The Rise of Accelerated Seasoned Equity Underwritings
Università di Torino
Indiana University Dept. of Finance
William L. Megginson
University of Oklahoma
March 14, 2006
AFA 2007 Chicago Meetings Paper
Seasoned common stock sales executed through accelerated underwitings have dramatically increased global market share recently. Block trades, bought deals and accelerated bookbuilt offerings have raised over $750 billion since 1998, and now account for over half of U.S. seasoned equity offerings (SEOs) and over two-thirds of European SEOs. We examine 31,242 SEOs, executed around the world during 1991-2004, which raised over $2.6 trillion for issuing firms (in primary offers) and selling shareholders (in secondary offers). Compared to fully marketed deals, the 5,110 accelerated offerings are sold much more rapidly, raise significantly more per offering, have lower underwriting spreads and require fewer underwriting banks. Roughly equal fractions of primary and secondary shares are offered in accelerated deals, whereas newly issued primary shares represent over three-fourths of traditional SEOs. In the United States, accelerated deals (overwhelmingly block trades of shelf-registered, primary shares) have significantly lower spreads, less negative announcement period excess returns than marketed SEOs, and are less underpriced, so their total issuance costs are 300 basis points lower. Total issuance costs for non-US accelerated offers are also significantly lower than for marketed SEOs, but less dramatically so. We conclude that this rapid, worldwide shift towards accelerated underwriting is commoditizing seasoned equity sales, and represents the long-predicted shift towards an auction model for seasoned equity sales.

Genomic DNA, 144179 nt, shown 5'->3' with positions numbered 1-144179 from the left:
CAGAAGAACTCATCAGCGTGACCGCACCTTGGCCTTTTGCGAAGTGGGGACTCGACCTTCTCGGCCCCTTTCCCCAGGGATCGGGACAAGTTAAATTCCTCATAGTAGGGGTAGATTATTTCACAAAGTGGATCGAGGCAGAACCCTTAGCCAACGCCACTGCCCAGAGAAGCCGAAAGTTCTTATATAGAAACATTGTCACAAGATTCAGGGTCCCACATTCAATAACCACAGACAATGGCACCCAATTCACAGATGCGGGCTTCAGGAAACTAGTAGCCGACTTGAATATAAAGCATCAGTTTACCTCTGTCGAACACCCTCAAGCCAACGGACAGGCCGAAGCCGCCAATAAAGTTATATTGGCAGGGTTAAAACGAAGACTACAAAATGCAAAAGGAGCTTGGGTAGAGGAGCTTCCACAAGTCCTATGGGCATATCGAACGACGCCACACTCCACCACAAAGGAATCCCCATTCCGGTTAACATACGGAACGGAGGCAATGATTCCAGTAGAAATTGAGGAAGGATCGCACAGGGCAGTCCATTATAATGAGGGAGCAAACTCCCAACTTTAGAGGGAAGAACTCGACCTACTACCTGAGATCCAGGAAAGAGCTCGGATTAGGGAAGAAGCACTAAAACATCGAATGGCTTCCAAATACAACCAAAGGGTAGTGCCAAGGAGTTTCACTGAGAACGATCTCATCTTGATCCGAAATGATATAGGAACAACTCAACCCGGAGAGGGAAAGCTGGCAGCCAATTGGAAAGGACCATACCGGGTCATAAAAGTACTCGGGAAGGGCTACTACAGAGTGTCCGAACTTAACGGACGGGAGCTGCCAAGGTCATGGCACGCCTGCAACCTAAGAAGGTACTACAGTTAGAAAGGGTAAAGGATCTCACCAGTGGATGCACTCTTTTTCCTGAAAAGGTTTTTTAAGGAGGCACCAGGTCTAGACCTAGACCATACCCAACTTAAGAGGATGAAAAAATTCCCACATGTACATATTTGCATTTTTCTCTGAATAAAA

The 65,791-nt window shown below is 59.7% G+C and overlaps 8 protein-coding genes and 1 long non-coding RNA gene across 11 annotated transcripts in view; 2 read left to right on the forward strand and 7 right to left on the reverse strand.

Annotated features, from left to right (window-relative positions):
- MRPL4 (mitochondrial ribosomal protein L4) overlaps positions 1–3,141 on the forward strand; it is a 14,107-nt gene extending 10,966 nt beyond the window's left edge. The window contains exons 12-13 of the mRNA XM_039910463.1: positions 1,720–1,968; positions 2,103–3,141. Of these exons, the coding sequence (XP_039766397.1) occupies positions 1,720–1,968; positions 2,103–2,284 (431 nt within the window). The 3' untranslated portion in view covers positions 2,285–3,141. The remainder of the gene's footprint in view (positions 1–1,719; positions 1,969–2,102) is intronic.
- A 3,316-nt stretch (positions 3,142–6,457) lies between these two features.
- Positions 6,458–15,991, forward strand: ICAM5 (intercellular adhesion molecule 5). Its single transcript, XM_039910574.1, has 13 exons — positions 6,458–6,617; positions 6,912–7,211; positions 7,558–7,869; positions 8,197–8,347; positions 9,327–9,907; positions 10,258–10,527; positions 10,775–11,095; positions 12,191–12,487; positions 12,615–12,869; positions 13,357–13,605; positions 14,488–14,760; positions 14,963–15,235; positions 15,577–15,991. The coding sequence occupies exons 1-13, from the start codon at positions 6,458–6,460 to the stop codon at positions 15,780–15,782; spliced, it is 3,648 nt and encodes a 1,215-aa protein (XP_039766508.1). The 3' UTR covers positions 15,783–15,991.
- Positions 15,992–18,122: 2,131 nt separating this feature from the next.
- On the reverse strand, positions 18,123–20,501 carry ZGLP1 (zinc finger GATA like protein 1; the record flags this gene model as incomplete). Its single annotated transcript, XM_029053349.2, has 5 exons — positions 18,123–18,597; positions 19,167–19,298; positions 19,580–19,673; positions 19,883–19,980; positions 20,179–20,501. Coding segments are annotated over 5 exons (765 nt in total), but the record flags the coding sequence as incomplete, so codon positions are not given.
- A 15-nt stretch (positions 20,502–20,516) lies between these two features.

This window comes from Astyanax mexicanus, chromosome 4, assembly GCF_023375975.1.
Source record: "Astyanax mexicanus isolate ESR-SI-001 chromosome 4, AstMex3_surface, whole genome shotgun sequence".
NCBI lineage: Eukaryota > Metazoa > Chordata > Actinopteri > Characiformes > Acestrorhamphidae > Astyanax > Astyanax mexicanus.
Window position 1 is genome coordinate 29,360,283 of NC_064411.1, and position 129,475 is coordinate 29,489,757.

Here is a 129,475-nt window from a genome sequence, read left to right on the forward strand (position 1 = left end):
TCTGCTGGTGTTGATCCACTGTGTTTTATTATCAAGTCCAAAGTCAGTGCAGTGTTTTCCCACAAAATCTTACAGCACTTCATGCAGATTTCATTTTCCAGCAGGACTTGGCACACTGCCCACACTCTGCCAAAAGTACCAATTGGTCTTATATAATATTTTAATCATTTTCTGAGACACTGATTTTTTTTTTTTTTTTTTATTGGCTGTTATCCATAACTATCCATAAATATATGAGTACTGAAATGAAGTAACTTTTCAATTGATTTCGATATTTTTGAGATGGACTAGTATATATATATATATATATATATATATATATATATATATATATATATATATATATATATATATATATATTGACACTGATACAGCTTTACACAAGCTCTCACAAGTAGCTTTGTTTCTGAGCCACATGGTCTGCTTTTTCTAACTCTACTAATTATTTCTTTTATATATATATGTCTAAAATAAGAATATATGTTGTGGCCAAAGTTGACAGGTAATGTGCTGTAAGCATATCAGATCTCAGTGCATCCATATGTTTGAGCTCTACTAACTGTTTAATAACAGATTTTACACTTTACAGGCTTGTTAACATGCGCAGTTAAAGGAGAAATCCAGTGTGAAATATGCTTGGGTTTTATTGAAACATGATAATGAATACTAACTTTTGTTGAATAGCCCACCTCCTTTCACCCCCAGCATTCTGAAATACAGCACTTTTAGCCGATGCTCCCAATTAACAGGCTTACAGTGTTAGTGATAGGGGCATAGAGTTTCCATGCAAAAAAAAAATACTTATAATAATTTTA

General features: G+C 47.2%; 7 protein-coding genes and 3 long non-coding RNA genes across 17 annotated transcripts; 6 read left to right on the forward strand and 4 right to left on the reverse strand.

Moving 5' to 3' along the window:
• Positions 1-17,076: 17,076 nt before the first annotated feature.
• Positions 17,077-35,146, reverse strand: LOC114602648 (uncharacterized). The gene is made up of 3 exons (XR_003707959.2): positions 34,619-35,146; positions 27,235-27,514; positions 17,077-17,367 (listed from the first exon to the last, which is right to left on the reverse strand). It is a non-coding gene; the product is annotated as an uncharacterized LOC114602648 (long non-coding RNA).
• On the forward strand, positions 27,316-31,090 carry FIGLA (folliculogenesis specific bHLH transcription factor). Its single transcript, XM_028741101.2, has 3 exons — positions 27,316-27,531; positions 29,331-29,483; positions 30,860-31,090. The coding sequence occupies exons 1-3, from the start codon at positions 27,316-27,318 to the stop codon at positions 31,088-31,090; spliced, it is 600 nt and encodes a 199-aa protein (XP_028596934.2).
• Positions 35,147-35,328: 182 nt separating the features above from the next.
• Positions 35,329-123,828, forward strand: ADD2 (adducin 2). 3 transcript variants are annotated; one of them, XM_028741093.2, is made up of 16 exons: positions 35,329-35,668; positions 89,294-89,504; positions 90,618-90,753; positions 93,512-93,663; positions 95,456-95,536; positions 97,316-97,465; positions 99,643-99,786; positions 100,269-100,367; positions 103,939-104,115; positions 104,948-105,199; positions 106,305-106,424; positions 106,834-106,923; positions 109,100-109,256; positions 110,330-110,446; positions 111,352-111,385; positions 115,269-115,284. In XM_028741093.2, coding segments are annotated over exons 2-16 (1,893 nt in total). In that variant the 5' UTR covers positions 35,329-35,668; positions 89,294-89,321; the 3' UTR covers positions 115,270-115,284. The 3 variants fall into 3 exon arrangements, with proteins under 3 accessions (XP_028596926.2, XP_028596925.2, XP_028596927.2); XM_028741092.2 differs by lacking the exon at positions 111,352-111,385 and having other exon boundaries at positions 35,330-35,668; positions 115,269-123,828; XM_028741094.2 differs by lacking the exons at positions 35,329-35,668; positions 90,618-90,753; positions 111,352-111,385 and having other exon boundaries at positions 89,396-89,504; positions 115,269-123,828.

Number of Pages in PDF File: 33
Keywords: Investment banking, government policy and regulation, financial policy
JEL Classification: G24, G28, G32working papers series
Date posted: March 14, 2006
© 2013 Social Science Electronic Publishing, Inc. All Rights Reserved.
This page was processed by apollo1 in 0.328 seconds